Picture the following: You’re sitting home on a Thursday night in July watching the latest episode of Channel 4’s Gogglebox with a Horlicks in one hand while you pat the head of your faithful Labrador with the other. All of a sudden the phone rings. It’s the senior legal officer in New York who wanted to brighten up your day with the news that one of your senior FX traders has just been arrested on fraud charges.
This is a hand you’re going to have to play at the moment way off the back foot. US attorneys have far more powerful PR machinery than they ever let on. There will be perp walk pictures; there will be speculation about how someone who was headed for his posh apartment in Manhattan will now have to forgo the comfort of a great view and en suite bath for a seat-less toilet in the Federal Detention Centre in Brooklyn.
And worst of all there will be detail, nasty detail – of front running a client, of exclaiming: ‘Oh Christmas’ when the deal comes good. And one more nasty bit of the investment banking mosaic is tiled up on the wall for all the world to see and wonder how much more venial we can all be.
But instead of going deep on the travails at HSBC, I thought I would use the recent headline-grabbing incident to share with you some of the infamous scenarios I’ve had the pleasure of dealing with during my career.
I was only months out of the world of journalism when I found myself a fly on the wall of some very senior executive types at a leading investment bank. Word had just come from the compliance department that a commodities trader had been running his own private account through which he was able to funnel some of his P&L directly into his own pocket. The amount in question was just over $10 million. Any regulated bank is required by law to immediately notify their regulators when something like this is discovered. But for some reason, the bank delayed doing that.
Several days later when they got around to it, the amount in question had ballooned to just under $30 million. I naively thought that was because they discovered further wrongdoing on the part of the trader in question. But that was not the case. It turns out, the head of trading thought the incident might be a good time to scrape all the crud out of the various trading books and plop it all on the head of the unscrupulous trader.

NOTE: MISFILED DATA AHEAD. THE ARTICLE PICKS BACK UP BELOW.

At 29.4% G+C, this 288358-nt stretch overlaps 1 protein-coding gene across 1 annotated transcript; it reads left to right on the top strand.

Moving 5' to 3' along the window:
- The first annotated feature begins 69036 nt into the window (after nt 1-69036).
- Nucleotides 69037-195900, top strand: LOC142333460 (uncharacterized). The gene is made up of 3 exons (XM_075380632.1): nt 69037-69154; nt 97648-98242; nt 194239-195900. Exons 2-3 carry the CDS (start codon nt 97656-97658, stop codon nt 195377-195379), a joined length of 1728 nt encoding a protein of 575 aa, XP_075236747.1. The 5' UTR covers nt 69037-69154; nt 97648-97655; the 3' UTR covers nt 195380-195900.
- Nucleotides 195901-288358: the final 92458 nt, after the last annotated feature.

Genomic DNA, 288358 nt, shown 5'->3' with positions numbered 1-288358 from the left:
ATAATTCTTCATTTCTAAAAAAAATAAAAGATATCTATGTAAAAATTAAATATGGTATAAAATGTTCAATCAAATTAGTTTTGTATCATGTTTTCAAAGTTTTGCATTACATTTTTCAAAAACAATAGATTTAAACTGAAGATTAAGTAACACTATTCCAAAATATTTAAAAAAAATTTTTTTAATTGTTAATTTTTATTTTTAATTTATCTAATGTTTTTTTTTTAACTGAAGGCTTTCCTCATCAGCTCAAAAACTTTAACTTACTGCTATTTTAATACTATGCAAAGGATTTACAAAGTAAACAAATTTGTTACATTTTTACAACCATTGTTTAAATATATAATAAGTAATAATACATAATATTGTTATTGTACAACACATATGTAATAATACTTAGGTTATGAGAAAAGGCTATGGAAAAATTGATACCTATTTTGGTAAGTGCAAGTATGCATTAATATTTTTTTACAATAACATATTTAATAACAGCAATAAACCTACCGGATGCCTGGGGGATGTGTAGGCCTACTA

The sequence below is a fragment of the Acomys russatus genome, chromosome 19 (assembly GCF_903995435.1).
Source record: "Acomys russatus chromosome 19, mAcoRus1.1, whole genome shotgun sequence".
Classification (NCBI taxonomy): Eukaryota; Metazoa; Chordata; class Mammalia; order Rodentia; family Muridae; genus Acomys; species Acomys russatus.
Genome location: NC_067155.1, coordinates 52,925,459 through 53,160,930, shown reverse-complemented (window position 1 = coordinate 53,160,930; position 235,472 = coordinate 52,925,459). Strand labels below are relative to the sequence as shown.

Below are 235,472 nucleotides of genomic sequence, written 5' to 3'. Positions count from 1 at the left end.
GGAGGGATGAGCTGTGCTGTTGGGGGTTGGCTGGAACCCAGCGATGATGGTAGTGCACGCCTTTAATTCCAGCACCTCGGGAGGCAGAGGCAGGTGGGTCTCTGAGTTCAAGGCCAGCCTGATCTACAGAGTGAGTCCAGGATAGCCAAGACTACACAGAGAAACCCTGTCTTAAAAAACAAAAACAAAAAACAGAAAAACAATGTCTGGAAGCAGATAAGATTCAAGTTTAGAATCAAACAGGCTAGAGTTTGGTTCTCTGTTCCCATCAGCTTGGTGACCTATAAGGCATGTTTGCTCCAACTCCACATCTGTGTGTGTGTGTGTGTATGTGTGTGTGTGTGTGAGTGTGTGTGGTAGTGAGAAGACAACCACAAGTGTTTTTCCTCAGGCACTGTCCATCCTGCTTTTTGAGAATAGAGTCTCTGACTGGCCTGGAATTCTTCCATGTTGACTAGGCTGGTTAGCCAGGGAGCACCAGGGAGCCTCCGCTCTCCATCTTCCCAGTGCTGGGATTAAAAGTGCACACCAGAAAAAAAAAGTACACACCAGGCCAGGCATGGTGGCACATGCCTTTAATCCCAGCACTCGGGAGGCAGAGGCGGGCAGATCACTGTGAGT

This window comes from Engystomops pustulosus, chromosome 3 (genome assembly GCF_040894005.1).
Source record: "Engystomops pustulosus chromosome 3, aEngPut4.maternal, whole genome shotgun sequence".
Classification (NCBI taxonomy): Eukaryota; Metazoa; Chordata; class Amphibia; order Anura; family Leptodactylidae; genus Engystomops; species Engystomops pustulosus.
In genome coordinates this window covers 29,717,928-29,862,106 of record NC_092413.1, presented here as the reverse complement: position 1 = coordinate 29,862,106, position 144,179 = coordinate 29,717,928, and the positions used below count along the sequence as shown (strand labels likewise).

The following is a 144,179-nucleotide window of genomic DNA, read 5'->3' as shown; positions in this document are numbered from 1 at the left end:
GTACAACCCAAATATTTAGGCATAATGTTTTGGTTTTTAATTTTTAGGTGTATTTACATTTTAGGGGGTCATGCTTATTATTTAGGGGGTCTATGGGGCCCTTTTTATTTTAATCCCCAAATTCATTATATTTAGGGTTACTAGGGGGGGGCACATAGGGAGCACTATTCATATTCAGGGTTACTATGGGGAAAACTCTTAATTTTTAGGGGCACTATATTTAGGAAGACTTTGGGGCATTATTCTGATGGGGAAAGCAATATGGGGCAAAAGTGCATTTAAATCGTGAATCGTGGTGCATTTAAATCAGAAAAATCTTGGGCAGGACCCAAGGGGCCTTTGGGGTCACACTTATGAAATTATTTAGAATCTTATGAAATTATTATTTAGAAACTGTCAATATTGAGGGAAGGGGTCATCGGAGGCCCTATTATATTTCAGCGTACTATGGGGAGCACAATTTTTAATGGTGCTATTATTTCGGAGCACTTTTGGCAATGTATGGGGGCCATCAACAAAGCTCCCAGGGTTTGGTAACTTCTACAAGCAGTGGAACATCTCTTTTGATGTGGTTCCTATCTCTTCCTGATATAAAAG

One can only imagine the look on his face when the FBI bank fraud specialists sat him down and demanded an explanation for illegally funnelling three times more than he actually had.
Wedding bell blues
Forgive my excursion into the world of retail banking but this is one of those heart-breaking stories that has always stayed with me. When I was in New York I would regularly go shark fishing with some guys from the retail bank fraud unit. One day while we fished and drank in Long Island Sound, they told the following story.
It seems there was a branch manager on Long Island whose only daughter was getting married and, as any proud father would, he wanted to give her the most lavish wedding he could afford. The system he employed to fund the event might seem small-time and inelegant, but it actually made him a lot of dosh. At the end of each day when it came time to square up the books, he would make adjustments in the cents column in the box reflecting the day’s deposits. Now you would think that would not add up to a lot, but over the course of a year he managed to divert about $10,000 – enough to order real champagne instead of Chablis and hire a real DJ.
Sadly, the crime was ill-fated. After too many branch customers complained they were having trouble balancing their check books to the last penny, the fraud guys swooped in and discovered what was happening. Just as with the commodities trader cited above, they had to call the regulators – in this case the FDIC. The heart-breaking element of the story is the fact the not-so-savvy branch manager was arrested just two weeks before his daughter’s wedding.
Go big or don’t go at all
A rather amazing story is told in Middle Eastern banking circles that I have reason to believe is true. It seems there was a bank that specialized in developing economic zones within various emerging markets around the world. The deals had at their core a rather simple premise. The countries involved would turn over large tracts of land for next to nothing and in turn the bank would develop the infrastructure and bring in the businesses, educational institutions and other support firms to establish the economic zone.
In one particular deal involving a zone within a southeast Asian nation, the value of the land in questions was just under $500 million. When the nation conveyed the land title to the bank, it did so through what they thought was a bank subsidiary in the Caribbean.
In truth, the subsidiary turned out to be a shell company that had only one shareholder, the chairman of the bank, who after receiving the title turned around it sold it to his own bank for – you guessed it – just under $500 million.
When the story was told, a colleague of mine offered his own immediate analysis: “A western banker would have taken a couple of million; a Russian banker would have taken half. But in the Middle East, you may as well go all in on this kind of thing.”